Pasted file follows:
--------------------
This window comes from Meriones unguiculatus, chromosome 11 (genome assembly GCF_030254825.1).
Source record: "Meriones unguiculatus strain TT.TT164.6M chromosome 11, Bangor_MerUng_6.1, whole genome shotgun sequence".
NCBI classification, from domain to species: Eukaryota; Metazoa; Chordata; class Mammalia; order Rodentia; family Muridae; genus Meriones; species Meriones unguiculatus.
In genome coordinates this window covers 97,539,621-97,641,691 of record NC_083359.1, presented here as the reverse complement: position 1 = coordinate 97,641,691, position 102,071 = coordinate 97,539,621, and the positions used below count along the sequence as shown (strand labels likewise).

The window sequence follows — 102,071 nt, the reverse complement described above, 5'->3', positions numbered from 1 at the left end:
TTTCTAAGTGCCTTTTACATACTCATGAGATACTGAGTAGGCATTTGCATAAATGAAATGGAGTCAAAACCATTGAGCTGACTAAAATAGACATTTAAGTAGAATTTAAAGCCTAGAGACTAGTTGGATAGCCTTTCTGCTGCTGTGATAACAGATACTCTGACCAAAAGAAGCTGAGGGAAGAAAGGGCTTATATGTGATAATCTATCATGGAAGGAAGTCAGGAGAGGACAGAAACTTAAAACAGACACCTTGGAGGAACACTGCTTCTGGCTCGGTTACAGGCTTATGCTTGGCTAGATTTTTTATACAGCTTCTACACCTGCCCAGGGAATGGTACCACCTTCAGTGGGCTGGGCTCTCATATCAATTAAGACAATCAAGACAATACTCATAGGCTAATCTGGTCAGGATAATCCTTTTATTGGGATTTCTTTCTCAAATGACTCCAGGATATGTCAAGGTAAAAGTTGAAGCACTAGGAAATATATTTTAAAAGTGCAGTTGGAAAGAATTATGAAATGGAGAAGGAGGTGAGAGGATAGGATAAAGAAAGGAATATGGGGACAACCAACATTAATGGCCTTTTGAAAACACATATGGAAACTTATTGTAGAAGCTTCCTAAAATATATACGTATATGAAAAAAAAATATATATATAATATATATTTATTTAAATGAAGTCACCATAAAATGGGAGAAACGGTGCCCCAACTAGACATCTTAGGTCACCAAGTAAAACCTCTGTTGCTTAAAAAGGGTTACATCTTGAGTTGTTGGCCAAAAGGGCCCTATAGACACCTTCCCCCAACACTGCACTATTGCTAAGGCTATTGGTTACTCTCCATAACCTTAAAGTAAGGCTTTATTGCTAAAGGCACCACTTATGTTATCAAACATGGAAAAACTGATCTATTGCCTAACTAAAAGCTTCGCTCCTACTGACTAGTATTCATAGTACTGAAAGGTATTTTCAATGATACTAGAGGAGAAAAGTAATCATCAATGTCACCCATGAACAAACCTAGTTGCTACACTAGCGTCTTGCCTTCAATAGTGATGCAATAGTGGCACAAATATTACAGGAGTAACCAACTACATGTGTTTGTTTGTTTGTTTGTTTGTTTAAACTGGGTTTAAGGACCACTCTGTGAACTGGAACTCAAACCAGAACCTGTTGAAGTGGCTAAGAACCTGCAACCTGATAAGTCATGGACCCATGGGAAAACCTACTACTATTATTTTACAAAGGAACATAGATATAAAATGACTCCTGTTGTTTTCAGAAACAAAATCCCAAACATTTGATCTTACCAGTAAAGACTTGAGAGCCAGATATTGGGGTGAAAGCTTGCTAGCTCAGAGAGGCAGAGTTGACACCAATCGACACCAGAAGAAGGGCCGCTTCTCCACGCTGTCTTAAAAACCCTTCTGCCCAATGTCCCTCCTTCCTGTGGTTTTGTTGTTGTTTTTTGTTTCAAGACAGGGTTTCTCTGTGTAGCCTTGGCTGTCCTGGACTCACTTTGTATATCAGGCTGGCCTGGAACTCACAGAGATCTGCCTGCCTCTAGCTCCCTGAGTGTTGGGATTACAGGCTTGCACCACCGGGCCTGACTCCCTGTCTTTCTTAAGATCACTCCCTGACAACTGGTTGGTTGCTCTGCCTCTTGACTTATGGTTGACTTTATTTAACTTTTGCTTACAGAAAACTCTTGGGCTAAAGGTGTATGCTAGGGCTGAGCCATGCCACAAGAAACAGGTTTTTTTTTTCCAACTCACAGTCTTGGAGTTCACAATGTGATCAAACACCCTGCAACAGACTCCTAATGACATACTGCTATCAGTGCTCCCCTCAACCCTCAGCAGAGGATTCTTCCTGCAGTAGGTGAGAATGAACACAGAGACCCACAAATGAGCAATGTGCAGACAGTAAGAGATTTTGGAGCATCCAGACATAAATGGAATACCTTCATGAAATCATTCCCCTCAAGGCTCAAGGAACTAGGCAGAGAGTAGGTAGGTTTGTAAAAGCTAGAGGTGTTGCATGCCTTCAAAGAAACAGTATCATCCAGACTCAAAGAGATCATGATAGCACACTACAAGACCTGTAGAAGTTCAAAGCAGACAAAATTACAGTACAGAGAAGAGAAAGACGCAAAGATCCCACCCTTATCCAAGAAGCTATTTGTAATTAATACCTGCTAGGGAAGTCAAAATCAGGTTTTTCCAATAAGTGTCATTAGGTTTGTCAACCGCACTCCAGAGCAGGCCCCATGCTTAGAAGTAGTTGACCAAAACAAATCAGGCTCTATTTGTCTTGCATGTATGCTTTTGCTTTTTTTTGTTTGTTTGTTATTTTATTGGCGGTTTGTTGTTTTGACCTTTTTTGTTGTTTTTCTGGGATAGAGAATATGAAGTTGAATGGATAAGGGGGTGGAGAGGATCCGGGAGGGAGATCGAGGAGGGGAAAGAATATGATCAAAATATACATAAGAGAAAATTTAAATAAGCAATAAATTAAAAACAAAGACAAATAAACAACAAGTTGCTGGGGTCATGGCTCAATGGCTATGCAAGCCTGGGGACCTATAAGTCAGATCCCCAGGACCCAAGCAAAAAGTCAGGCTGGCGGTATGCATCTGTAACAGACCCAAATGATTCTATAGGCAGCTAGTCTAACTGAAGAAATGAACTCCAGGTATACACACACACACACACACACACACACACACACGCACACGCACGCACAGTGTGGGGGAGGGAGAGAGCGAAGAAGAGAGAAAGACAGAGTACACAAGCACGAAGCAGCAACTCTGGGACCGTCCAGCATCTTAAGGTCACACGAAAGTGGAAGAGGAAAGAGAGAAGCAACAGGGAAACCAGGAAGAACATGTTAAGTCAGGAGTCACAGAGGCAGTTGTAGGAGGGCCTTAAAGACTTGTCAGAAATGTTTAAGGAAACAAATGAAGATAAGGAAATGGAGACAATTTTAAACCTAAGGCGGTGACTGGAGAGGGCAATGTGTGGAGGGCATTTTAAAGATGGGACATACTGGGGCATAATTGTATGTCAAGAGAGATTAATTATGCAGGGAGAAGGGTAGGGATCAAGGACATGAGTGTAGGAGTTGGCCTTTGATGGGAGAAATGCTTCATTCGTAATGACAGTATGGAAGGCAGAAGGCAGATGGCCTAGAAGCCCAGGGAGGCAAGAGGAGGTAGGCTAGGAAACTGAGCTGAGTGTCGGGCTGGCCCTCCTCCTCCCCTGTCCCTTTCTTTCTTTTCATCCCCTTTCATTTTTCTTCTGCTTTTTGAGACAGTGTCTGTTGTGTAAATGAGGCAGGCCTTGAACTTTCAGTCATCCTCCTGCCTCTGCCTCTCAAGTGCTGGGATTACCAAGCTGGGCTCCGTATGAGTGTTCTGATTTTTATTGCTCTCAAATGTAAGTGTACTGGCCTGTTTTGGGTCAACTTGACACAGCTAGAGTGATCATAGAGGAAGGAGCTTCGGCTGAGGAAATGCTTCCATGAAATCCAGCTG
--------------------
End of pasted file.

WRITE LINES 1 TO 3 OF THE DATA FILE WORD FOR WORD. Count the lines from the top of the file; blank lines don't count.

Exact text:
This window comes from Meriones unguiculatus, chromosome 11 (genome assembly GCF_030254825.1).
Source record: "Meriones unguiculatus strain TT.TT164.6M chromosome 11, Bangor_MerUng_6.1, whole genome shotgun sequence".
NCBI classification, from domain to species: Eukaryota; Metazoa; Chordata; class Mammalia; order Rodentia; family Muridae; genus Meriones; species Meriones unguiculatus.